You started your business because you wanted to be in charge of your own decisions. Or you thought you could do a better job without the constraints you were previously working under. Or you had a dream.
Now you’re working for yourself and you are run down by a zillion tasks, often making deadlines by the skin of your teeth, or being pulled in too many directions trying to make money somehow… somewhere.
You get drawn into joint ventures that don’t go well – perhaps causing stress and worry. Or you are tempted by the security of part-time work or the seemingly higher potential of referral marketing schemes. Let’s face it, times are tough.
Has your business taken you over?
Imagine you’re a CEO and you see your own people constantly firefighting, lacking any kind of direction. What would you do? Would you not only be expected to take charge but want to, in order to improve business results and boost morale?
So what’s keeping you from doing the same for your business?
Some people cling on to things that aren’t working because it’s what they know, find it hard to change with the times or don’t like asking an outsider for help.
Others like to be busy, or to be seen to be busy. Being busy for them may equate with being important. This can be a dangerous trap though – when you are so caught up in seemingly important stuff there often isn’t time to step back, see the bigger picture and give yourself a much-needed reality check.
So if you’re being run by your business, what’s stopping you from taking charge – which, if you are working as a solopreneur, means taking charge of yourself?
All you need to do is ask yourself how the things you are currently working on contribute and bring you closer to your real purpose. And how will they impact your results in 3 or 6 months time?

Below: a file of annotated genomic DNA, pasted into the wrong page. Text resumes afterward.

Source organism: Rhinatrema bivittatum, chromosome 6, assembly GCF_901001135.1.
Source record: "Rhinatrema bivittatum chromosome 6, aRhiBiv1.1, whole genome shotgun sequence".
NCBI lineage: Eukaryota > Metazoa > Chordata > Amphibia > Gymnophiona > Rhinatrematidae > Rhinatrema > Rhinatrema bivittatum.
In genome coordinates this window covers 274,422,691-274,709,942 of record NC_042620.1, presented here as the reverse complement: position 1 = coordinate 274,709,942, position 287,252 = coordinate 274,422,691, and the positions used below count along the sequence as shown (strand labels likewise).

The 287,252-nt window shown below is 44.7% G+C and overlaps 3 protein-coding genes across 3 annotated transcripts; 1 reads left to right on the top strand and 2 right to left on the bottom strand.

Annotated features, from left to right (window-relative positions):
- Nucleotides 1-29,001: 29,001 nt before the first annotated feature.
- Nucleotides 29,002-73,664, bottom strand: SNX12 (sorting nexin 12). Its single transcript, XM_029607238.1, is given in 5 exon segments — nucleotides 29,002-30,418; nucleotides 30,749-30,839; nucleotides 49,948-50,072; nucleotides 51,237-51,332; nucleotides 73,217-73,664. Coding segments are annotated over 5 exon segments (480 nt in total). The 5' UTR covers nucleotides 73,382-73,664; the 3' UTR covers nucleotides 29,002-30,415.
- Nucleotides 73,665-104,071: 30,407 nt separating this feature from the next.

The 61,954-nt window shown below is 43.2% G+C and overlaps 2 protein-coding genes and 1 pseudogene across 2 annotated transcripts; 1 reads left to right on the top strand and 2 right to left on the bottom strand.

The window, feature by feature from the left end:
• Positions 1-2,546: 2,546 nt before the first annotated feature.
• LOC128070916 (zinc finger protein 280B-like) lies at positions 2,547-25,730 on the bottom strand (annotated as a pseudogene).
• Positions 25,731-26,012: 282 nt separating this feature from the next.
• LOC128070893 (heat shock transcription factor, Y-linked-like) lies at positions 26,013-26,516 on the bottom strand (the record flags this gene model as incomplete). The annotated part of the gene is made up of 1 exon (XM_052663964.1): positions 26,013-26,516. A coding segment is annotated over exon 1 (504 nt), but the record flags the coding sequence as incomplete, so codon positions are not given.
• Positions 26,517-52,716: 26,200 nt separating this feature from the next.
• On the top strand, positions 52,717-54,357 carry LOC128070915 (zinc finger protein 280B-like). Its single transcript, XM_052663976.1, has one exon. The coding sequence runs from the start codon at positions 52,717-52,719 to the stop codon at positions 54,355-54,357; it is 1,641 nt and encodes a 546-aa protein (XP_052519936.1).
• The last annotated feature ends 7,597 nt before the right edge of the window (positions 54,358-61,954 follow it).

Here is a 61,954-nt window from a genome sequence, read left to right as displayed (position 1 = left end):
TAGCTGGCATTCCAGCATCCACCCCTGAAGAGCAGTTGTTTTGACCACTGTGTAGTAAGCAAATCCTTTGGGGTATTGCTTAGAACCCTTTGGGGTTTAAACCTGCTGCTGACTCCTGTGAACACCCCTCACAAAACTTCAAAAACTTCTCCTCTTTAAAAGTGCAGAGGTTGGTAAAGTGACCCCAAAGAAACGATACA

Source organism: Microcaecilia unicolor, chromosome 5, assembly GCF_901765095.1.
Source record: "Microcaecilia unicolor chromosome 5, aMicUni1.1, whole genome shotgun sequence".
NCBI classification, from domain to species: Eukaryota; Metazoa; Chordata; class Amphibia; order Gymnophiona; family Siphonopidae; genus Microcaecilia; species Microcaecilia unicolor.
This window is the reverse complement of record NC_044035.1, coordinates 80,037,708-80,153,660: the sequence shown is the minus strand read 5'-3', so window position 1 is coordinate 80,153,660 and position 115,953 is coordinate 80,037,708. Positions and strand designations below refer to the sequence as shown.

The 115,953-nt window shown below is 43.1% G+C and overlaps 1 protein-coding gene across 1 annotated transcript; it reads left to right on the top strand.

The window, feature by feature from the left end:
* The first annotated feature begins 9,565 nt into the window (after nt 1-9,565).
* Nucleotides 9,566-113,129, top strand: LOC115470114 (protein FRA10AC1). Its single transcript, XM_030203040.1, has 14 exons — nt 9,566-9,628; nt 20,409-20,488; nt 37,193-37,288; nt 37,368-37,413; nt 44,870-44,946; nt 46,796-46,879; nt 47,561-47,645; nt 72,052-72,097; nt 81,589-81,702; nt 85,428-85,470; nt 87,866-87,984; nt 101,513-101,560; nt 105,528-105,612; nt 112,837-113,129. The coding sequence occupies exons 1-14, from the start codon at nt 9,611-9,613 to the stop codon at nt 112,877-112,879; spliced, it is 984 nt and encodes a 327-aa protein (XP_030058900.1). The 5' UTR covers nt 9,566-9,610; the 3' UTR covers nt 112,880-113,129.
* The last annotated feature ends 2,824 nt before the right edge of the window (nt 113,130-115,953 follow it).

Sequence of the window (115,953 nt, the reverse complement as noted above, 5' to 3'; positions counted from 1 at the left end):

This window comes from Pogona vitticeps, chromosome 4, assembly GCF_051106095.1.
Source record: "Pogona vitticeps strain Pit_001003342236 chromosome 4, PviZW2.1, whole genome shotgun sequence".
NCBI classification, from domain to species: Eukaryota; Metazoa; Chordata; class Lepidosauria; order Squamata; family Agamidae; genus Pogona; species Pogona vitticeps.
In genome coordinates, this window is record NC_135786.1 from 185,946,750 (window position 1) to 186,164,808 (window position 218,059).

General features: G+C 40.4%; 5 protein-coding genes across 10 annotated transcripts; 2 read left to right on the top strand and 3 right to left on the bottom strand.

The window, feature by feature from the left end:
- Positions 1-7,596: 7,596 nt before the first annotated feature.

Once you know clearly why you are in this business and what its purpose is (in addition to financial success), it becomes so much easier to figure out whether or not you are doing all the right things.
So if you are spending valuable time on projects that haven’t given you the desired results, it will be easier to say no. Likewise, it will be easier to deal with – and ultimately avoid – bad collaborations and joint ventures. And you may find that you can say no to time-wasting projects (and people too).
Difficult times require difficult decisions and a visionary boss will be ready for that.
Once you decide that you are a boss rather than an employee, your first step ought to be to look at the business plan. You know that forgotten document you once created which has been ignored for too long? Or maybe the one you never got round to writing?
Give that business plan some time and some TLC and allow yourself to take charge and become the boss you’ve always wanted to be.
So why not seize the moment? Think ‘Carpe Diem’. Your business is like your life – if run well, it can give you lots of satisfaction and make you and others happy.
Isn’t that worth being the boss for?
Ute Wieczorek-King is an experienced trainer, mentor and success coach who specialises in helping busy women to be more connected, visible, efficient and profitable in business. Connect with Ute via Twitter, the Success Network Community on Linkedin, or Success Network Recipes on Facebook. Or sign up to her monthly newsletter on the Success Network website.
Copyright 2011, Ute Wieczorek-King